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Book California Series in Public Anthropology: A Passion for Society : How We Think about Human Suffering 35 in MOBI

9780520287235


0520287231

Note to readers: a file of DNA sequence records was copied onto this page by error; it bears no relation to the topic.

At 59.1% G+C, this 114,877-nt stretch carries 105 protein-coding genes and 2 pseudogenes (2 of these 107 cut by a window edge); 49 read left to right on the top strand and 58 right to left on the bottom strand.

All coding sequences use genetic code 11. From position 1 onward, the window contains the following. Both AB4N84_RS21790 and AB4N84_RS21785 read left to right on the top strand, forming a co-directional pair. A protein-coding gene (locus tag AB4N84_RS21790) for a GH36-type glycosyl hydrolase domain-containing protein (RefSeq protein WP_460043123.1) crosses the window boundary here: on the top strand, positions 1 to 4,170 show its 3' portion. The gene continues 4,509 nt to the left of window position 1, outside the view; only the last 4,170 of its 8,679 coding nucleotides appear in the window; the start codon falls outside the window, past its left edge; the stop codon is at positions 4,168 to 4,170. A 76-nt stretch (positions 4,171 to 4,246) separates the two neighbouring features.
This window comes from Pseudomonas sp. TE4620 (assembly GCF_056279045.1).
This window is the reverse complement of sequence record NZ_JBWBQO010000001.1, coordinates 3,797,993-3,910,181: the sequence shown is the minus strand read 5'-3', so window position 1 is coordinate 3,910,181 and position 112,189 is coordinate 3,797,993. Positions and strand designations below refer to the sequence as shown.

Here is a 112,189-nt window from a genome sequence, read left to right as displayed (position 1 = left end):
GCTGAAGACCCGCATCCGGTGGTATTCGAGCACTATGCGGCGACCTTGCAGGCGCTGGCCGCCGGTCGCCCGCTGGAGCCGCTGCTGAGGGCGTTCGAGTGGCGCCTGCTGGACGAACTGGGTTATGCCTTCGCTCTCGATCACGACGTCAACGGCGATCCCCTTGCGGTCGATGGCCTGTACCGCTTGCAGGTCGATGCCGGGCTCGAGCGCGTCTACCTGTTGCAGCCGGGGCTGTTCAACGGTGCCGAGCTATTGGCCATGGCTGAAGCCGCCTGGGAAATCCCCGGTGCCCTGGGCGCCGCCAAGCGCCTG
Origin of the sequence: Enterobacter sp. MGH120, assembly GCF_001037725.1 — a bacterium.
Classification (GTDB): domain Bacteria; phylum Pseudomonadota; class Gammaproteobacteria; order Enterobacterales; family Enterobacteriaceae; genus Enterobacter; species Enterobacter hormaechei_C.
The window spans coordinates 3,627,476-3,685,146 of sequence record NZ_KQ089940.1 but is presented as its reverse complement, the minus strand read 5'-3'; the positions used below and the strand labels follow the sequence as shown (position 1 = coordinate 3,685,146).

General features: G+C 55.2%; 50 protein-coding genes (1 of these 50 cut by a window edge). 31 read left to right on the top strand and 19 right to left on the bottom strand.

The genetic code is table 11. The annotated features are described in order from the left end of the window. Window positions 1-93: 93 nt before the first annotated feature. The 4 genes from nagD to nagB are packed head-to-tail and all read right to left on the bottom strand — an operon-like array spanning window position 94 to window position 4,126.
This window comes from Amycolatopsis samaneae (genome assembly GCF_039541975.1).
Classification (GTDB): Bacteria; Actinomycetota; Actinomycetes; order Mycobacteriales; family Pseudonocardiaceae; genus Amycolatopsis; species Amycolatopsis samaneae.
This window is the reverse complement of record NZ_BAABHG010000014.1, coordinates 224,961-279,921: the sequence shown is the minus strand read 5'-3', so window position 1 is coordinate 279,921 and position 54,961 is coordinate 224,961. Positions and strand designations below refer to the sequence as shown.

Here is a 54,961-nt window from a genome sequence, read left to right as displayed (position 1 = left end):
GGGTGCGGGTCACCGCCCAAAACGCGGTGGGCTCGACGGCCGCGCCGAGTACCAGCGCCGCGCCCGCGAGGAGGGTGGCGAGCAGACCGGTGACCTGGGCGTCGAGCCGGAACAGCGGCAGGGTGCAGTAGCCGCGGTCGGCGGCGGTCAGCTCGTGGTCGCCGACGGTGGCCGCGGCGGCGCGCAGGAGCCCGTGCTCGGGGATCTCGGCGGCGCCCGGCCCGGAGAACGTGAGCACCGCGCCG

Social inquiry was originally committed to building knowledge and practices to improve the lives of people who experience social suffering. But the approach to the study of society changed: some argued that it should be undertaken for the production of knowledge for its own sake and that its practitioners should operate from a position of moral detachment. Iain Wilkinson, an award-winning sociologists, and Arthur Kleinman, a renowned figure in medical anthropology, provide a critical commentary on how studies of human social life have moved from an original concern with social suffering to dispassionate inquiries. In this deeply considered work, they argue for an engaged social science that connects critical thought with social action and caregiving and that operates with a commitment to establish and sustain humane forms of society. Book jacket., What does human suffering mean for society? And how has this meaning changed from the past to the present? In what ways does the problem of suffering serve to inspire us tocare for others? How does our response to suffering reveal our moral and social conditions? In this trenchant work, Arthur Kleinman a renowned figure in medical anthropology and Iain Wilkinson, an award-winning sociologist, team up to offer some answers to these profound questions."A Passion for Society"investigates the historical development and current state of social science with a focus on how this development has been shaped in response to problems of social suffering. Following a line of criticism offered by key social theorists and cultural commentators who themselves were unhappy with the professionalization of social science, Wilkinson and Kleinman provide a critical commentary on how studies ofsociety have moved from an original concern with social suffering and its amelioration to dispassionate inquiries. The authors demonstrate how social action throughcaring for others is revitalizing and remaking the discipline of social science, and they examine the potential for achieving greater understanding though a moral commitment to the practice of care for others. In this deeply considered work, Wilkinson and Kleinman argue for an engaged social science that connects critical thought with social action, that seeks to learn through caregiving, and that operates with a commitment to establish and sustain humane forms of society.", What is the meaning of human suffering for society? How has this changed through modern times? In what ways does "the problem of suffering" serve as the inspiration for us to act with care for others? How does our response to suffering reveal the moral state of our humanity and our social condition? In this trenchant work, Arthur Kleinman--a renowned figure in medical anthropology--and Iain Wilkinson, an award-winning sociologist, team up to offer some answers to these questions. A Passion for Society investigates the historical development and current condition of social science with a focus brought to how this has been shaped in response to problems of social suffering. Following a line of criticism offered by key social theorists and cultural commentators who themselves were unhappy with the professionalization of social science, it provides a critical commentary on how studies of human social life have moved from an original concern with social suffering and its amelioration to dispassionate inquiries into society for their own sake. It explores the potential for social research to be informed by humanitarian impulse and by care for humanity. The overall aim is to show how social care can be and is being developed in social science as a powerful revitalization and remaking of the discipline. Wilkinson and Kleinman examine the potential for social understanding to be cultivated though a moral commitment to the practice of care. They argue for an engaged social science that connects critical thought with social action, that seeks to learn through caregiving, and that operates with a commitment to establish and sustain humane forms of society., What is the meaning of human suffering for society? How has this meaning changed from the past to the present? In what ways does the problem of suffering serve to inspire us to act with care for others? How does our response to suffering reveal the moral state of our humanity and our social condition? In this trenchant work, Arthur Kleinman a renowned figure in medical anthropology and Iain Wilkinson, an award-winning sociologist, team up to offer some answers to these profound questions.A Passion for Society investigates the historical development and current condition of social science with a focus on how this development has been shaped in response to problems of social suffering. Following a line of criticism offered by key social theorists and cultural commentators who themselves were unhappy with the professionalization of social science, Wilkinson and Kleinman provide a critical commentary on how studies of human social life have moved from an original concern with social suffering and its amelioration to dispassionate inquiries. The authors demonstrate how social care is revitalizing and remaking the discipline of social science, and they examine the potential for achieving social understanding though a moral commitment to the practice of care. In this deeply considered work, Wilkinson and Kleinman argue for an engaged social science that connects critical thought with social action, that seeks to learn through caregiving, and that operates with a commitment to establish and sustain humane forms of society."

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